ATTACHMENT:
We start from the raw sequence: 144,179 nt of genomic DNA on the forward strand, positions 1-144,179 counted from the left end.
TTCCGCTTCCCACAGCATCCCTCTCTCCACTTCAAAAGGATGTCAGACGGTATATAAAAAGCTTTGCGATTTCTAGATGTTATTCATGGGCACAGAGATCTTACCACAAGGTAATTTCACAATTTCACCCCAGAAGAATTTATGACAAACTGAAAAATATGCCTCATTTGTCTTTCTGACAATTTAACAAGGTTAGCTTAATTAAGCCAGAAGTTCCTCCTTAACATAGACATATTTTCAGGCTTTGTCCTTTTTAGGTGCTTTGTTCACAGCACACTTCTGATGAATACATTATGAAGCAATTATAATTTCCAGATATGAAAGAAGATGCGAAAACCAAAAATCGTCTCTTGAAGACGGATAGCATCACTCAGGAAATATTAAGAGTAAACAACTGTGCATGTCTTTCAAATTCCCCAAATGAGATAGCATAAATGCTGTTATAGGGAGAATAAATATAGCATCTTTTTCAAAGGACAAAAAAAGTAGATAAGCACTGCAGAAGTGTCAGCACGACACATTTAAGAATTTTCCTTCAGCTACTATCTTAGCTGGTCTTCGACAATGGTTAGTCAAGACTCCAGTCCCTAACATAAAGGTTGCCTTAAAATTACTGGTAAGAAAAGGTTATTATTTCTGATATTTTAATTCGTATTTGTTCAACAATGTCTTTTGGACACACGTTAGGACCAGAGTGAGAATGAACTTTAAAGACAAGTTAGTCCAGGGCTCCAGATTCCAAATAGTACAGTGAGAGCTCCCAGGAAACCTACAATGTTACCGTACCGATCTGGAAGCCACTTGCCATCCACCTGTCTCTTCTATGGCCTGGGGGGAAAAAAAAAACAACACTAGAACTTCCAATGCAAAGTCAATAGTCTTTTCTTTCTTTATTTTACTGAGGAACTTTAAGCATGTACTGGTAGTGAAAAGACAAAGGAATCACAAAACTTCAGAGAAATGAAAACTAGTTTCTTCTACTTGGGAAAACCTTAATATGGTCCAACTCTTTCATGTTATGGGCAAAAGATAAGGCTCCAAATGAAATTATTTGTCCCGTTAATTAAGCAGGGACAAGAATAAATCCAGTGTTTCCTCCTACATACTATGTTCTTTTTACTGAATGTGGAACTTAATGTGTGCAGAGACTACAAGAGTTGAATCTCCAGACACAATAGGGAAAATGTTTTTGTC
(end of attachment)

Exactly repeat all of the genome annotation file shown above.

We start from the raw sequence: 144,179 nt of genomic DNA on the forward strand, positions 1-144,179 counted from the left end.
TTCCGCTTCCCACAGCATCCCTCTCTCCACTTCAAAAGGATGTCAGACGGTATATAAAAAGCTTTGCGATTTCTAGATGTTATTCATGGGCACAGAGATCTTACCACAAGGTAATTTCACAATTTCACCCCAGAAGAATTTATGACAAACTGAAAAATATGCCTCATTTGTCTTTCTGACAATTTAACAAGGTTAGCTTAATTAAGCCAGAAGTTCCTCCTTAACATAGACATATTTTCAGGCTTTGTCCTTTTTAGGTGCTTTGTTCACAGCACACTTCTGATGAATACATTATGAAGCAATTATAATTTCCAGATATGAAAGAAGATGCGAAAACCAAAAATCGTCTCTTGAAGACGGATAGCATCACTCAGGAAATATTAAGAGTAAACAACTGTGCATGTCTTTCAAATTCCCCAAATGAGATAGCATAAATGCTGTTATAGGGAGAATAAATATAGCATCTTTTTCAAAGGACAAAAAAAGTAGATAAGCACTGCAGAAGTGTCAGCACGACACATTTAAGAATTTTCCTTCAGCTACTATCTTAGCTGGTCTTCGACAATGGTTAGTCAAGACTCCAGTCCCTAACATAAAGGTTGCCTTAAAATTACTGGTAAGAAAAGGTTATTATTTCTGATATTTTAATTCGTATTTGTTCAACAATGTCTTTTGGACACACGTTAGGACCAGAGTGAGAATGAACTTTAAAGACAAGTTAGTCCAGGGCTCCAGATTCCAAATAGTACAGTGAGAGCTCCCAGGAAACCTACAATGTTACCGTACCGATCTGGAAGCCACTTGCCATCCACCTGTCTCTTCTATGGCCTGGGGGGAAAAAAAAAACAACACTAGAACTTCCAATGCAAAGTCAATAGTCTTTTCTTTCTTTATTTTACTGAGGAACTTTAAGCATGTACTGGTAGTGAAAAGACAAAGGAATCACAAAACTTCAGAGAAATGAAAACTAGTTTCTTCTACTTGGGAAAACCTTAATATGGTCCAACTCTTTCATGTTATGGGCAAAAGATAAGGCTCCAAATGAAATTATTTGTCCCGTTAATTAAGCAGGGACAAGAATAAATCCAGTGTTTCCTCCTACATACTATGTTCTTTTTACTGAATGTGGAACTTAATGTGTGCAGAGACTACAAGAGTTGAATCTCCAGACACAATAGGGAAAATGTTTTTGTC